November 7, 2003
hope to 'right the ship'
Grapplers start season
with top four in mind
By Gennaro Filice
Daily Sports Writer
Ferris State was the most sur-
prising team in college hockey last
season. After finishing ninth place
in the CCHA in 2001-
02 with a conference
record of 12-15-1, the
Bulldogs tore through .
CCHA play with a 22- ...Mhig
5-1 record and earned '."
their first-ever CCHA mRe:7p
regular season cham- (inBigRa
Early in this year's u e
campaign, Ferris State Yo'}>
has managed to stun
everyone once again -
albeit in a vastly different fashion.
In the first month of the season,
the Bulldogs have failed to live up to
lofty preseason expectations, stum-
bling out to a 2-6 record (1-5
"You combine the fact that our top
point producers are struggling to get
on the board and as a team we're not
playing very good defensively, and
that's a recipe for trouble," Ferris
State coach Bob Daniels said. "Our
powerplay is pathetic."
Daniels feels that much of these
trials can be attributed to the team's
"We lost a lot of pretty good
players from a year ago,
and we've got a lot of
different roles to fill on
the team, and we have
at/ s some voids to fill,"
itate Daniels said. "So far
we've been kind of
ds,73e grappling with who's
vtYOst) going to do what."
SAre Michigan (3-1, 7-1)
e opens up a home-and-
home series tonight in
Big Rapids. In the
Wolverines' lone trip to Ferris State
last season, the Bulldogs prevailed
4-3. Although Ferris State's strug-
gles are well chronicled, Michigan
coach Red Berenson refuses to take
the Bulldogs lightly.
"If you go back, whether it was
two years ago, three years ago, or
four years ago, every year we've
gone into Ferris, it didn't matter
whether they were in fourth place or
Michigan junior forward Eric Nystrom fights for position near the crease.
seventh place, they were a tough,
tough team to play in their build-
ing," Berenson said.
Berenson admits that his players
have not forgotten that Ferris State
took the CCHA regular season
championship last year.
"I don't think we walk around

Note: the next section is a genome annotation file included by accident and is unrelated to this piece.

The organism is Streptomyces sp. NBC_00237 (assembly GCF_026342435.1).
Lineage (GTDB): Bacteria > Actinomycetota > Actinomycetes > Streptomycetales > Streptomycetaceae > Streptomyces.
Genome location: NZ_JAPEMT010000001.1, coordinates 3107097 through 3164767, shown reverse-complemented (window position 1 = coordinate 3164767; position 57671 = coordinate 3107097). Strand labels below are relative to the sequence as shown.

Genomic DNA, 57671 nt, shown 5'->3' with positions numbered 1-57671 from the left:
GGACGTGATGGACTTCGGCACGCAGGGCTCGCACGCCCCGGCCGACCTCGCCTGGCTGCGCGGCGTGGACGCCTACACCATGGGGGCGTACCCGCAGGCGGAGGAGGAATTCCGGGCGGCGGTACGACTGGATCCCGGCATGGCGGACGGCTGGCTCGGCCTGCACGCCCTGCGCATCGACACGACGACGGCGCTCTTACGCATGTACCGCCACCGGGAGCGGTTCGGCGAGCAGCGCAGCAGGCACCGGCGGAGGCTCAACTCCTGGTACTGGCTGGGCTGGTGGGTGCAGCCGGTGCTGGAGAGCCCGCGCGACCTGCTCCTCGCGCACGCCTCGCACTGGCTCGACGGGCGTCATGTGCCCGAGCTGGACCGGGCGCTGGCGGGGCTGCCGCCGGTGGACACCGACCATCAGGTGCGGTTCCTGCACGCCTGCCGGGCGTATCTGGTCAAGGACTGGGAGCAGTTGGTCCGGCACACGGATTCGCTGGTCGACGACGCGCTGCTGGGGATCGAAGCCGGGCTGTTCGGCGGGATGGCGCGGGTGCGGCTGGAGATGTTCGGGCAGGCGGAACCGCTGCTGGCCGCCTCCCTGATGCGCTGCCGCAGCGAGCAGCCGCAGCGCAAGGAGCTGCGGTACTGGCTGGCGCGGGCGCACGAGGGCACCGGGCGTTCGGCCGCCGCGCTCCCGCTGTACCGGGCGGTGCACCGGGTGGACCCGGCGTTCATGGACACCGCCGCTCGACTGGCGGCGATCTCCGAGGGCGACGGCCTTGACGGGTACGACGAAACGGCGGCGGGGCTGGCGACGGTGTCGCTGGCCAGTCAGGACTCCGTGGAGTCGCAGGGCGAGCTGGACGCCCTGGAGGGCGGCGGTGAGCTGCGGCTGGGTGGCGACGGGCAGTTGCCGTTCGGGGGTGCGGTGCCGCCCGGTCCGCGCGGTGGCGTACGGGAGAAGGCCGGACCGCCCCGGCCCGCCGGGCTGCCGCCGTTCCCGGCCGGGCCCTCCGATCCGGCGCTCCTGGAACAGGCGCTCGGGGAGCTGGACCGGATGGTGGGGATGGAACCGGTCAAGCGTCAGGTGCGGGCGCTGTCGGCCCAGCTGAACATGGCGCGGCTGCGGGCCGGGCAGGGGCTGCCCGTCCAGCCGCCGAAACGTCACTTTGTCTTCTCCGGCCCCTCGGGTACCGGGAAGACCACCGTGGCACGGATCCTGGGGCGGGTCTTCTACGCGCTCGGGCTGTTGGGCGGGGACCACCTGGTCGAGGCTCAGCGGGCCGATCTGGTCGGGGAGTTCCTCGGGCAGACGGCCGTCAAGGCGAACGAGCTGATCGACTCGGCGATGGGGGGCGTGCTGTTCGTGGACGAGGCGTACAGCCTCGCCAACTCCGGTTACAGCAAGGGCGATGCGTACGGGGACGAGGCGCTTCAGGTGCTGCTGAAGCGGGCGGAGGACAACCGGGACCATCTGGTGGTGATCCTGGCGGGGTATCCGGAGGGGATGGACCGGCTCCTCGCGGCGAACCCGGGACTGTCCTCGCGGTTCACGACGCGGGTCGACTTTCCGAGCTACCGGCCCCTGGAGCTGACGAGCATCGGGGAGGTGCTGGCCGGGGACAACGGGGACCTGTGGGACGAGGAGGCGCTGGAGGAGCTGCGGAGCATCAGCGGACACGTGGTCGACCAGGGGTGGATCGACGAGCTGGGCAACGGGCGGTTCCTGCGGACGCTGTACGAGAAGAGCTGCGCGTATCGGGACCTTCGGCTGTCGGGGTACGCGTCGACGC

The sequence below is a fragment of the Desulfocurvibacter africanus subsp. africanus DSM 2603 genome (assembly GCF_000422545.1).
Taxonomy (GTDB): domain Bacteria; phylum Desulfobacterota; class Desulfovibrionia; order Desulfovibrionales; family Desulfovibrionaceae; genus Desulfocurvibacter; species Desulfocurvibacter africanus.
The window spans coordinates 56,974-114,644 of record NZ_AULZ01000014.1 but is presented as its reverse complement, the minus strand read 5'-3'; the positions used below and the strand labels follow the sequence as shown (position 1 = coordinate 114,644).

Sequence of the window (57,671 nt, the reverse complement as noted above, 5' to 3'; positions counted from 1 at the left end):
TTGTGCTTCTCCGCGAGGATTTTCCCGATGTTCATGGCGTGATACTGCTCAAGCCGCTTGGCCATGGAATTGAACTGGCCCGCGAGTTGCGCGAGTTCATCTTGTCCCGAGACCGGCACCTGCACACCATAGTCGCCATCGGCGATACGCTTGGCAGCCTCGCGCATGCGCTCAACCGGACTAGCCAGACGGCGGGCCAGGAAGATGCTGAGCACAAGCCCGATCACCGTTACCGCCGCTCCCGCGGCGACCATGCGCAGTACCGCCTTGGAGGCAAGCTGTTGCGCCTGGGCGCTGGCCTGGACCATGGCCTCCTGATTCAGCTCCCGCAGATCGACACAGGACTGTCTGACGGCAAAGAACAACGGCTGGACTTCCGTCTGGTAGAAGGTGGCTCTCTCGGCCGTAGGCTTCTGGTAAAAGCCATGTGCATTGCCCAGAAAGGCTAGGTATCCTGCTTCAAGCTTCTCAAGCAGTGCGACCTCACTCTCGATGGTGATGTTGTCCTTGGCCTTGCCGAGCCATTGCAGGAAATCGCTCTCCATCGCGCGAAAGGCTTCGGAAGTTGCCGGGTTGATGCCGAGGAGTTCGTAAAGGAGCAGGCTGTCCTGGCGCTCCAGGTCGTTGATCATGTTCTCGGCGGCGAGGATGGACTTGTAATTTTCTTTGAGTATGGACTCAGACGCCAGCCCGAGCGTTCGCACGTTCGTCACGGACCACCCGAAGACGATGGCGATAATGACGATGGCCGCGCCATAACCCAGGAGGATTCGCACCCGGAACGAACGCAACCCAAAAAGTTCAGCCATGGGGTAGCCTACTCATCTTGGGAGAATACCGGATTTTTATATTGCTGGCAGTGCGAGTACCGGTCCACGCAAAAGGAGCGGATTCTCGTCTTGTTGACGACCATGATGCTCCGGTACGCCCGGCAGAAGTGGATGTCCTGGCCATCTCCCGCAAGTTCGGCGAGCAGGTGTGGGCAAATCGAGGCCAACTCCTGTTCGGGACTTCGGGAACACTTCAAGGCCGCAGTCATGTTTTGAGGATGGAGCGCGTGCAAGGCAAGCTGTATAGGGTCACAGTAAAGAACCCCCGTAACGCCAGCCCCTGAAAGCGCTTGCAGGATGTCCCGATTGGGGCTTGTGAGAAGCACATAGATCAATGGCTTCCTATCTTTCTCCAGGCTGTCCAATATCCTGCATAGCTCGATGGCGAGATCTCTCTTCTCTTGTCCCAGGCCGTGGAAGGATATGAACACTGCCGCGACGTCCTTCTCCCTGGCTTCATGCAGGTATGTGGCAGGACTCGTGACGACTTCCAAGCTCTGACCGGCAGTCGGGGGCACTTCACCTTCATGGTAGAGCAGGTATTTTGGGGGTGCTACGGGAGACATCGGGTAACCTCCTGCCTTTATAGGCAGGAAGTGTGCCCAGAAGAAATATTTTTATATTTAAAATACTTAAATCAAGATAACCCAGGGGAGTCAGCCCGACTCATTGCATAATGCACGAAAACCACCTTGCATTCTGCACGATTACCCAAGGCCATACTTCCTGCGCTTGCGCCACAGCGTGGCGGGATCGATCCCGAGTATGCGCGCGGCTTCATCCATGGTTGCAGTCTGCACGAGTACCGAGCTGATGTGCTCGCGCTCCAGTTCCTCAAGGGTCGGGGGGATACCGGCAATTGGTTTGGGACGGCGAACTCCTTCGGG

thinking we owe them something,
but I think our team knows that we
respect them a lot more than maybe
we had in the past," Berenson said.
"I don't think it's revenge, it's more
respect that this is a new season, and
we have to prove that we can com-
pete with a team like that."
Michigan State dominated Ferris
State last weekend in East Lansing,
sweeping the Bulldogs 8-0, 4-2.
"Last weekend, we almost hit a
panic mode, and what happens is
everyone's out there trying to do too
much and consequently no one's
doing their job," Daniels said. "I
think we're beyond urgency at this
point, and we're in panic, and that's
not a very good mode to be in. If
anything we've got to come down a
"I'd like to see some urgency, but
I don't want it to be urgency that
starts to panic, because as it goes
through that, then there's no way
you can right the ship."
By Eric Chan
Daily Sports Writer
The smell of mildew and sweat is in
the air. That could only mean one thing
- that wrestling season is on the hori-
zon. The No. 7 Michigan wrestling team
is hard at work at Crisler Arena trying to
improve on last year's sixth place finish
at the Big Ten Championships.
"I think one of our goals this year is
to have multiple national champions,"
Michigan coach Joe McFarland said.
"We want to be one of the top four
teams in the country."
The Wolverines graduated three All-
Americans last year in Kyle Smith,
Mike Kulczycki and A.J. Grant, but
have reloaded with a group of talented
freshman. Mark Moos (125 pounds),
Chase Metcalf (133), Nick Roy (174),
Josh Weitzel (184) and Chase Verdoorn
(197) are all in strong contention for
roles in McFarland's starting lineup.
"It's going to be interesting to watch
these freshman wrestle," Michigan sen-
ior Clark Forward said. "They always
If Metcalf hopes to have a starting
job, he may have the toughest road of
any freshman. Metcalf will have to
wrestle off Foley Dowd, who is ranked
as the preseason No. 7 by The Wrestling
Mall. Dowd was a national title con-
tender last season, but had his title run
cut short by a neck injury. After surgery
during the offseason, Dowd hopes to
battle back to the top of the rankings.
"I've been taking a break from com-
petition because of an injury, but my
conditioning is coming along pretty
well. Coach (McFarland) works us pret-
ty hard," Dowd said. "Last year I was
feeling a lot of stinging pain down my
right arm. This year there isn't much